City of Corpus Christi Agrees to Invest in Water Infrastructure Improvements | U.S. EPA News Releases

News Releases from HeadquartersEnforcement and Compliance Assurance (OECA)

The City Will Eliminate Sanitary Sewer System Overflows and Illegal Discharges


WASHINGTON (September 25, 2020) — Today, the U.S. Environmental Protection Agency (EPA) announced a settlement with the City of Corpus Christi to improve its sewer system, which, with more than 1,100 miles of sewer lines and more than 100 lift stations, is one of the largest sewer systems in Texas.

Under the settlement, the City has agreed to implement a comprehensive set of corrective measures and improvements to the City’s sewer system to resolve longstanding problems with sanitary sewer overflows (SSOs). An SSO occurs when sewage is released from a municipal sanitary sewer before it reaches the treatment works and can be caused by broken pipes or backups from blockages or infiltration of rainwater. The City also has agreed to pay a civil penalty of $1.136 million which

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SA2020 celebrates 10 years, notes improvements in the city

San Antonio has fewer teen pregnancies, more high school graduates and is using less water and energy, according to data from SA2020, an initiative launched 10 years ago by then-San Antonio Mayor Julián Castro to outline the city’s priorities for the next decade.

However, it is also seeing higher rates of obesity, domestic violence and recidivism in the criminal justice system.

That’s why the work of SA2020 isn’t done, city officials said.

SA2020 is hosting a virtual celebration for its 10th anniversary Friday evening. The nonprofit will share a draft of a report reaffirming its community vision, based on input from more than 10,300 San Antonians.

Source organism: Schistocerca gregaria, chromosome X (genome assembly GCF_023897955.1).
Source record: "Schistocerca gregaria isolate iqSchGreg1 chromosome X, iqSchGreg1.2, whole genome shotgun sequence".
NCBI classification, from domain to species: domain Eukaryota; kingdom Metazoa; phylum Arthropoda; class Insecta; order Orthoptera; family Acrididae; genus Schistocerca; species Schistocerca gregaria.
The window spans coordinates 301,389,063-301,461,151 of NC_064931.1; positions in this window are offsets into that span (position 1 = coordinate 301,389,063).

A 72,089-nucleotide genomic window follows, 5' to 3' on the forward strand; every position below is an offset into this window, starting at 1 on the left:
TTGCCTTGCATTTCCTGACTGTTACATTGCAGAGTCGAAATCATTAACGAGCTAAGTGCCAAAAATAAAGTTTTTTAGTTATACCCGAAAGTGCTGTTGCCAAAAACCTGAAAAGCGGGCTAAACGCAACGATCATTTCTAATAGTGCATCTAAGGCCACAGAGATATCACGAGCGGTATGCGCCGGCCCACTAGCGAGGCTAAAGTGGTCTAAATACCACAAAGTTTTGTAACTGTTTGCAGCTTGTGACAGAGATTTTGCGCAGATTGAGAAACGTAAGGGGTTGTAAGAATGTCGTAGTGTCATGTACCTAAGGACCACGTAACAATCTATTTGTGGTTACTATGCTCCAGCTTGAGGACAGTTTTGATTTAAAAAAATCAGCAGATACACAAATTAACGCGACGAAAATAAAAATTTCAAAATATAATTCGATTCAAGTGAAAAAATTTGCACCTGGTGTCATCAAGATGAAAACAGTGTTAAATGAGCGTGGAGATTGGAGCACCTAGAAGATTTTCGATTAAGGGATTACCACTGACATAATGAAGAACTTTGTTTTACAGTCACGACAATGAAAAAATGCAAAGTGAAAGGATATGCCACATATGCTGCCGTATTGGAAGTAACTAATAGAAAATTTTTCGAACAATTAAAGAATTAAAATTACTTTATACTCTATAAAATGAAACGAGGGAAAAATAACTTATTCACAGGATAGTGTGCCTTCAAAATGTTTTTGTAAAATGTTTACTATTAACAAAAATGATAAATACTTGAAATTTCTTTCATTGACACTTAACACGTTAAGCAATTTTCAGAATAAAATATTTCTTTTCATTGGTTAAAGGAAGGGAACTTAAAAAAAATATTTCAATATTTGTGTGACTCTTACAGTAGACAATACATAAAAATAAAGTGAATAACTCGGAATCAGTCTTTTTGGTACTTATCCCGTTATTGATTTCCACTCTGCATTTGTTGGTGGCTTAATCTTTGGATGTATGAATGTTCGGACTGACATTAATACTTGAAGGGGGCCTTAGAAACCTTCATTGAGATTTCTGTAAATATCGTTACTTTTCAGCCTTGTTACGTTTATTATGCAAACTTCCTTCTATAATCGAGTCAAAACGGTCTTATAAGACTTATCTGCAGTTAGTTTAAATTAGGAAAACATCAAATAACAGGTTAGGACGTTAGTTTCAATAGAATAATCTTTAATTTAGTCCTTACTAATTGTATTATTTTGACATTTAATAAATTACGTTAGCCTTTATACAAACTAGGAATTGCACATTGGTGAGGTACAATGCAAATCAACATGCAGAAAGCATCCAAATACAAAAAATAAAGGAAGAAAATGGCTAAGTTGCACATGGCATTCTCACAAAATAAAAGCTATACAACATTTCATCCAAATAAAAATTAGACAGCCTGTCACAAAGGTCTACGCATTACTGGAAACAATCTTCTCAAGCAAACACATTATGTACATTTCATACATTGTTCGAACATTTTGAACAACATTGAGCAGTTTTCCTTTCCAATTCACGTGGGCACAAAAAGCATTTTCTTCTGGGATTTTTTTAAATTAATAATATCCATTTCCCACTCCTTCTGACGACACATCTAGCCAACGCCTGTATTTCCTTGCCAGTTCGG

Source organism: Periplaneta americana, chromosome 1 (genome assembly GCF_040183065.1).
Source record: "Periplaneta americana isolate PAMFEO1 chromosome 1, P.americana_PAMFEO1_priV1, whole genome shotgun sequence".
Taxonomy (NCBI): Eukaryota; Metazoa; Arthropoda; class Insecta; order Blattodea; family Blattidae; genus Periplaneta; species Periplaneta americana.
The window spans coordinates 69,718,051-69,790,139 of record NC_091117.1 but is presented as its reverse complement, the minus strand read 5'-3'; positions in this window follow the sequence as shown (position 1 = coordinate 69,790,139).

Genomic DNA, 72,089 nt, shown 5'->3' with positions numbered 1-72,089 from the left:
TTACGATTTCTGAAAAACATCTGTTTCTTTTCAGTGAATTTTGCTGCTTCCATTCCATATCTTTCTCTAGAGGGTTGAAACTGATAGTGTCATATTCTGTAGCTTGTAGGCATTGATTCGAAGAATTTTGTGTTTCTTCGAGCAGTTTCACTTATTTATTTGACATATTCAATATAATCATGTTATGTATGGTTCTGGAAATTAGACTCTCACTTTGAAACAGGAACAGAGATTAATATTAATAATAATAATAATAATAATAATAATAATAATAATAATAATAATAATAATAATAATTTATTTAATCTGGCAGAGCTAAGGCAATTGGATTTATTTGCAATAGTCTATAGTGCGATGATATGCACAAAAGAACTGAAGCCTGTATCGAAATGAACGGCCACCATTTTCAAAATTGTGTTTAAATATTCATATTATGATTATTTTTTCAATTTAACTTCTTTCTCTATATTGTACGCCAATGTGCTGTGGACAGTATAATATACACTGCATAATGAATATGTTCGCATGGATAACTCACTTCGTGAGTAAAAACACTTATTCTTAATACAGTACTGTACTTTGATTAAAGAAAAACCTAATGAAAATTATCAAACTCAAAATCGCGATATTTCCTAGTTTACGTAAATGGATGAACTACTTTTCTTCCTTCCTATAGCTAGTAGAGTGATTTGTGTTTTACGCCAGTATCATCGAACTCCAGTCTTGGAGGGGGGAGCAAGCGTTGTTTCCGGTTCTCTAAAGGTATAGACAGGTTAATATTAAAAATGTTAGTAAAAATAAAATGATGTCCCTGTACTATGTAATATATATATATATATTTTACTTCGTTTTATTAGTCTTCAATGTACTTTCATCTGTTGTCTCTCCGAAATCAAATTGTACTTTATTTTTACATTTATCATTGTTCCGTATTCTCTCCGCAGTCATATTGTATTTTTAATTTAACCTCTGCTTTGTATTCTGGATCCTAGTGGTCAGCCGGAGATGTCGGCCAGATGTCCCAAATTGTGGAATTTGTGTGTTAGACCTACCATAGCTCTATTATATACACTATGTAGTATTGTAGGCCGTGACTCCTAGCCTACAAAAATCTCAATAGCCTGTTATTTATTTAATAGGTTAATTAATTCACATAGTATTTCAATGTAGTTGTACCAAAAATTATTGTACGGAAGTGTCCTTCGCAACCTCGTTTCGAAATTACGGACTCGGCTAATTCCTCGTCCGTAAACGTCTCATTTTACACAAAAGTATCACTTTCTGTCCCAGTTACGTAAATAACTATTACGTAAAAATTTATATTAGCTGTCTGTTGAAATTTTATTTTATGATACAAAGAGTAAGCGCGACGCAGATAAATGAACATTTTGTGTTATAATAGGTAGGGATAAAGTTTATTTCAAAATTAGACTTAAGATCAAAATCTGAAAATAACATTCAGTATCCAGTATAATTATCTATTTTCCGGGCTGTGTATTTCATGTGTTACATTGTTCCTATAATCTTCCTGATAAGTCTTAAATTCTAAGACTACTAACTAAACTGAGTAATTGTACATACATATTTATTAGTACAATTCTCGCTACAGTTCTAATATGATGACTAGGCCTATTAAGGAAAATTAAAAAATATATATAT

Through the end of October, residents will have another chance to provide feedback said Kiran Kaur Bain, the SA2020 director of community impact. The nonprofit will release a final report in January 2021.

Over the past decade, the nonprofit focused on 62 areas, such

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This is how long it takes on average to save for a first home deposit in each Australian capital city

  • Domain has released data revealing how long it is taking the average first home buyer to save a 20% deposit.
  • Timelines differ dramatically between markets, from less than two years to buy a Darwin apartment all the way up to six and a half years for a Sydney house.
  • Here’s how much you’ll need, and how much it’s changed in recent years.
  • Visit Business Insider Australia’s homepage for more stories.

First home buyers are plunging into the market during the pandemic, but for most, it’s taken a good few years of saving to get to the point of purchasing.

New data from Domain has revealed just how long on average it takes new homeowners to work up enough of a 20% deposit to buy in each capital city.

While prices in most markets have been on a tear higher in recent years, there have been exceptions.

“Although the majority of

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Will Soldier Field renovation deal deliver late hit to city budget?

In 2011, then-Mayor Rahm Emanuel argued that Chicago taxpayers are “not an ATM machine” and can’t afford to be the financial backstop for the $660 million renovation of Soldier Field.

The bonds that financed the Soldier Field project are paid off with part of the city’s hotel tax — but that financing package also assumed hotel tax revenue would grow by a rosy 5.5% a year. When it doesn’t, Chicago taxpayers make up the difference.

Emanuel was bracing for a $1.1 million hit that year, though in the end, the city lost just $185,000 of its state income tax revenue. Emanuel dumped three stadium authority board members and ordered their replacements to change the financing structure. But those changes were never made. The city remains on the hook.

Now, it may be time to turn on the ATM machine once again.

The stadium deal, announced in 2001, included a 2-percentage-point

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UPDATED; Talladega City BOE approves budget, capital improvement ‘wish list’ | The Daily Home

Editor’s note: This story has been updated to reflect the fact board member Sandra Beavers questioned a series of checks written to one constractor. A previous version said the checks had been written to multiple contractors, but that was incorrect.

TALLADEGA — The Talladega City Board of Education voted 4-0 to approve a budget that included a slight deficit and 3-1 to approve a five-year capital improvement project during a meeting Tuesday evening.